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Re: Understanding 'Content-Location' header in the IETF HTTPbis draft

From: Bob Ferris <zazi@elbklang.net>
Date: Wed, 05 Jan 2011 15:14:00 +0100
Message-ID: <4D247CA8.3050205@elbklang.net>
To: www-tag@w3.org
Am 05.01.2011 14:50, schrieb Julian Reschke:
> On 05.01.2011 11:53, Bob Ferris wrote:
>> Hello everybody,
>>
>> due my recent thoughts in trying to understand the relationship between
>> resources, information resources and documents (see [1]), I also had the
>> chance to have a deeper look into the latest IETF HTTPbis draft.
>> Here are my observation:
>>
>> "An HTTP request representation, when present, is always associated with
>> an anonymous (i.e., unidentified) resource.
>>
>> In the common case, an HTTP response is a representation of the
>> target resource (see Section 4.3 of [Part1]). However, this is not
>> always the case.
>>
>> 1. If the response status code is 200 or 203 and the request method was
>> GET, the response payload is a representation of the target resource.
>>
>> 4. If the response has a Content-Location header field, and that URI is
>> not the same as the effective request URI, then the response asserts
>> that its payload is a representation of the resource identified by the
>> Content-Location URI. However, such an assertion cannot be trusted
>> unless it can be verified by other means (not defined by HTTP)." (see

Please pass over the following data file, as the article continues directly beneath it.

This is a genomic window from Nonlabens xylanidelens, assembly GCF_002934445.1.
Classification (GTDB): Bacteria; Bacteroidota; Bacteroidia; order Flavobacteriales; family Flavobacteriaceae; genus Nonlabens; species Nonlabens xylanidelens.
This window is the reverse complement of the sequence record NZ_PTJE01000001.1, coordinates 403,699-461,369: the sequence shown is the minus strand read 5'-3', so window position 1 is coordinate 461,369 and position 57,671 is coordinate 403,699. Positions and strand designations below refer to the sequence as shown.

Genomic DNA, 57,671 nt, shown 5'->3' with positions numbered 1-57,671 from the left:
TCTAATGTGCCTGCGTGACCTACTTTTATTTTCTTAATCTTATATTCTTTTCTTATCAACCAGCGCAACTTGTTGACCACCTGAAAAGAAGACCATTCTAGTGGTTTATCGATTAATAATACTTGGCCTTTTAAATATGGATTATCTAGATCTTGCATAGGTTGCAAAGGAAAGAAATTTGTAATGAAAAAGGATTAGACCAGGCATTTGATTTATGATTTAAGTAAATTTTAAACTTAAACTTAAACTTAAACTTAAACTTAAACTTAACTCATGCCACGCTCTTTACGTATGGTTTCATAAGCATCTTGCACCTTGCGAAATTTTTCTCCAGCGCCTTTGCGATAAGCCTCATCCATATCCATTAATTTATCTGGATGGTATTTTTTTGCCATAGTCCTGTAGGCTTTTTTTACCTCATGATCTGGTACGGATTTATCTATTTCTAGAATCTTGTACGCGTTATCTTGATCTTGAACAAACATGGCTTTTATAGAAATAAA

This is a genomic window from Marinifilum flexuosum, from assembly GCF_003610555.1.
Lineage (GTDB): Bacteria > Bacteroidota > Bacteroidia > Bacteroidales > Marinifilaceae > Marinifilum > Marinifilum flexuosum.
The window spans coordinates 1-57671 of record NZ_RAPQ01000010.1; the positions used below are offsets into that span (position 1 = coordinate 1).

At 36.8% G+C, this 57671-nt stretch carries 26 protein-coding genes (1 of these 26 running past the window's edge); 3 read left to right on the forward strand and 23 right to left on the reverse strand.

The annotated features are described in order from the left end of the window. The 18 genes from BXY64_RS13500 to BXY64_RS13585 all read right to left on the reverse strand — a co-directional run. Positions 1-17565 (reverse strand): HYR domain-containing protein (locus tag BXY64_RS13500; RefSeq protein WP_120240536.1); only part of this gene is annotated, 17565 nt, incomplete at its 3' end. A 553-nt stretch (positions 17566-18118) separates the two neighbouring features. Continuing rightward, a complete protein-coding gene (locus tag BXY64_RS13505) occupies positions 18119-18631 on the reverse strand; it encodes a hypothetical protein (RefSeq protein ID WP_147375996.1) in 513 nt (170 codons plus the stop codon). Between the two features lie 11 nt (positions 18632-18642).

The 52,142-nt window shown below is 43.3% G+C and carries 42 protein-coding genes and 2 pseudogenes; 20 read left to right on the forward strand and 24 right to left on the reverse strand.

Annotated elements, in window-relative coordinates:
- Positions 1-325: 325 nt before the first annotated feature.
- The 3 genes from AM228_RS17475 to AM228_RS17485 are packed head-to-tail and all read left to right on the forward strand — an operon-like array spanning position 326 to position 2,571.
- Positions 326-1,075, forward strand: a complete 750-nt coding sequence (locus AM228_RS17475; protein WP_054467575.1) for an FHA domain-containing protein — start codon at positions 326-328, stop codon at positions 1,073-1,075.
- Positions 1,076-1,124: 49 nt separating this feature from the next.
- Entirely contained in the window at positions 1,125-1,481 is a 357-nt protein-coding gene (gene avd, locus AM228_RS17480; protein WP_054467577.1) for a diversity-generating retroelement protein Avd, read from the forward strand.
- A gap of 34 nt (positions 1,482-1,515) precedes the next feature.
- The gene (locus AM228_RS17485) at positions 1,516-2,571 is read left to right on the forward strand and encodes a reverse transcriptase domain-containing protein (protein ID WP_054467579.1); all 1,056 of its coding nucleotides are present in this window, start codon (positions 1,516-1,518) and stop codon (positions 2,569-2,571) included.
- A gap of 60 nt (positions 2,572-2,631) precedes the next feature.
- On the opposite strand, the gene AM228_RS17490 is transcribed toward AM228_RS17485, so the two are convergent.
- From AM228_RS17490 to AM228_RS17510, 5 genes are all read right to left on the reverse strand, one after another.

>> [2])
>>
>> => that means i.e. it is not a representation of the requested URI, but
>> rather it can be a representation of the description that is identified
>> by the Content-Location URI; that means for the 200 response code case:
>> the target resource is identified by the Content-Location URI
>
> Hm, no.
>
> You skipped an important sentence:
>
>> In the common case, an HTTP response is a representation of the
>> target resource (see Section 4.3 of [Part1]). However, this is not
>> always the case. To determine the URI of the resource a response is
>> associated with, the following rules are used (with the first
>> applicable one being selected):
>
> So point 4 doesn't apply to a 200 response to GET.

I don't understand this. I thought that it is quite normal that a 200 
response also includes an Content-Location header

>
>> => in general it is the same with fragment Ids, however generally the
>> request engines strip down the fragment Id and do the requested with
>> that new URI, however the effective request URI is that one with the
>
> Sorry? The "effectice request URI" is defined in
> <http://greenbytes.de/tech/webdav/draft-ietf-httpbis-p1-messaging-12.html#effective.request.uri>
> and by definition does not include a fragment identifier.

Yeah, I know what you mean (btw, I searched for quite a while for this 
definition, but hadn't found it - is it new?). You are pointing to the 
difference between URI and URIref. However, since resources can also be 
identified by URIs with fragements, we should consider them as their 
effective request URIs. From my point of view this would deregulate the 
differentiated handling of hash and slash URIs in this case.

Cheers,


Bob
Received on Wednesday, 5 January 2011 14:21:05 GMT

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